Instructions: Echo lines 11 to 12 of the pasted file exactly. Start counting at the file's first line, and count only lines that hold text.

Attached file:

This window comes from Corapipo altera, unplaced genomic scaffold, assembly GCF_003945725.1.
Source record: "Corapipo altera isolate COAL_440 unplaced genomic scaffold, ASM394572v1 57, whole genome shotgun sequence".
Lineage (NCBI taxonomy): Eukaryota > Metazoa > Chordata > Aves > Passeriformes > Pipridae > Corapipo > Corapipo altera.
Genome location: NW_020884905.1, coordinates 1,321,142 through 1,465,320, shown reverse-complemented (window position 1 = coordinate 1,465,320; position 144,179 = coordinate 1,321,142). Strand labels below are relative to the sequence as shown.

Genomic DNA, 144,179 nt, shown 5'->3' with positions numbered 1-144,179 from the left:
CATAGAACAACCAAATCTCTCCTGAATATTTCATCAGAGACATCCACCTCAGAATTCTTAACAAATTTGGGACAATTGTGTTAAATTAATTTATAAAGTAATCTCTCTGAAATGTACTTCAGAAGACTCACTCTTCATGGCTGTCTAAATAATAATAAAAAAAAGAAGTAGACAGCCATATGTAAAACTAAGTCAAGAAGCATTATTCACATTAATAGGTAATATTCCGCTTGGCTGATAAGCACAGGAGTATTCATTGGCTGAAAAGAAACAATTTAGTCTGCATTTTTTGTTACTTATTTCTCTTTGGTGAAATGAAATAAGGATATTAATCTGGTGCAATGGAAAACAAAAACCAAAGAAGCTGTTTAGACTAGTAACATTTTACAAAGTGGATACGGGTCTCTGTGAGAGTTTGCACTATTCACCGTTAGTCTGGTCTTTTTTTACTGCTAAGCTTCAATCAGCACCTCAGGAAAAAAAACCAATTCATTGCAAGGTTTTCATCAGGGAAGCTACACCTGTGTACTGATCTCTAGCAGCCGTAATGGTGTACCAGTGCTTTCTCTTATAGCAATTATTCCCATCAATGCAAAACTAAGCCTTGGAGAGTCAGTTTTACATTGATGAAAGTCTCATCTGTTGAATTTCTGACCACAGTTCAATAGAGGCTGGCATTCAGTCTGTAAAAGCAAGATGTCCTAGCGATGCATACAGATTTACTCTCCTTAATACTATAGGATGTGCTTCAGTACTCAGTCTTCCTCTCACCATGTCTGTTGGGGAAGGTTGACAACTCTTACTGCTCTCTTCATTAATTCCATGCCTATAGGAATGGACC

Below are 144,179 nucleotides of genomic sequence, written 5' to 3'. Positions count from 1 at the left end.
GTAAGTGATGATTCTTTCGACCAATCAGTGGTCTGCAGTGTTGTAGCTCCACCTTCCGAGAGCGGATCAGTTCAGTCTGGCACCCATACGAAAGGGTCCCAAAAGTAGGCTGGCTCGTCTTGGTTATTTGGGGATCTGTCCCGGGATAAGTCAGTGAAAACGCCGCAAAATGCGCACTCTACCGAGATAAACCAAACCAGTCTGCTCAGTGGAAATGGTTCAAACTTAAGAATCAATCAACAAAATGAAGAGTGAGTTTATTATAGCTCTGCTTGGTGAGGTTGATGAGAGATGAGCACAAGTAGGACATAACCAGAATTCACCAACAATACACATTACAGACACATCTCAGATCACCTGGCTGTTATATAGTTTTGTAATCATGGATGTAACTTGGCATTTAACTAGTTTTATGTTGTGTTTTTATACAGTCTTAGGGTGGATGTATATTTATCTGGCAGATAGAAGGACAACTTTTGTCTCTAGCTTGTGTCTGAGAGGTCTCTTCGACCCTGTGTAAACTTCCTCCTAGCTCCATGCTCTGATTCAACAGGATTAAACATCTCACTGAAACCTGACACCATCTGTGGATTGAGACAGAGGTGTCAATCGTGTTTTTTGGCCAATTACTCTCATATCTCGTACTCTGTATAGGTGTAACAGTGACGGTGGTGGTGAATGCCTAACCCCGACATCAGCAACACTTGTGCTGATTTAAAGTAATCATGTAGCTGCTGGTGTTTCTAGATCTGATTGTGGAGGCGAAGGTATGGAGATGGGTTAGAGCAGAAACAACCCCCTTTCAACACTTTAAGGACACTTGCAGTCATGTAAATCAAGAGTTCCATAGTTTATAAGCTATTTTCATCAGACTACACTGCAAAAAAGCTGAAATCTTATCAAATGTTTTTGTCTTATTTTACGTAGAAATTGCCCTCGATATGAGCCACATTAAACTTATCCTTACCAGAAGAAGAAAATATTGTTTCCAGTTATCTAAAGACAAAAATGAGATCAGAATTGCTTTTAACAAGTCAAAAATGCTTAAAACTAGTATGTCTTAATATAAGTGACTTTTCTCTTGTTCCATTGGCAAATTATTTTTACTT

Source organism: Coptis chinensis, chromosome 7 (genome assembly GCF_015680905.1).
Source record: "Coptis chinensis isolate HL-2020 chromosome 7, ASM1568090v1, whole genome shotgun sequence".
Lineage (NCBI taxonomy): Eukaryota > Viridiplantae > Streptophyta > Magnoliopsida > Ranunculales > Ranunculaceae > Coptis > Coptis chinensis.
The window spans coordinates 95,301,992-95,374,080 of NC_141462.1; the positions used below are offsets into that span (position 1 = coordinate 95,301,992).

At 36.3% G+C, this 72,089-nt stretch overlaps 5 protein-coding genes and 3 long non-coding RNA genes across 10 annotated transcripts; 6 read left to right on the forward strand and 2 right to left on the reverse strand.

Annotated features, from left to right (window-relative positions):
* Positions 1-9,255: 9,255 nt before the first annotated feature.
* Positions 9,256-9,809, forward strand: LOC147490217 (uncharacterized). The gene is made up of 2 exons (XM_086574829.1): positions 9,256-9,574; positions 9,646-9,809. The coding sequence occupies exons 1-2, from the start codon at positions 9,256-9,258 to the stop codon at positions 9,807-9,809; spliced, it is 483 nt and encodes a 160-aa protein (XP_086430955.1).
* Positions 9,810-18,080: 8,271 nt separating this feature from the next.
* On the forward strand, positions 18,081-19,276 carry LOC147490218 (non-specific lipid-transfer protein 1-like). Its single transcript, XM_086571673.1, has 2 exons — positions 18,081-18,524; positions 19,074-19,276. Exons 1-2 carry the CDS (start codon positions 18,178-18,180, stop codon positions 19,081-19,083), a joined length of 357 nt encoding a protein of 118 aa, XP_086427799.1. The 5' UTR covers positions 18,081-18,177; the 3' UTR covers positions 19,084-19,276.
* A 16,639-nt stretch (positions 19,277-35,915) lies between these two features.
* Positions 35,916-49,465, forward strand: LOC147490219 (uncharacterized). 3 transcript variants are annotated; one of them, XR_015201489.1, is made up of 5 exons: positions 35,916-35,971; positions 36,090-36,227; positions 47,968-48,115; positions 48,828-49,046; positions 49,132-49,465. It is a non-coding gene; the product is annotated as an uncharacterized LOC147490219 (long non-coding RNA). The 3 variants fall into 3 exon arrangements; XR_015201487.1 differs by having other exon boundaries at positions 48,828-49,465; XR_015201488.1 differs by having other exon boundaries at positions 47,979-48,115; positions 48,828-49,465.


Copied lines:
Lineage (NCBI taxonomy): Eukaryota > Viridiplantae > Streptophyta > Magnoliopsida > Ranunculales > Ranunculaceae > Coptis > Coptis chinensis.
The window spans coordinates 95,301,992-95,374,080 of NC_141462.1; the positions used below are offsets into that span (position 1 = coordinate 95,301,992).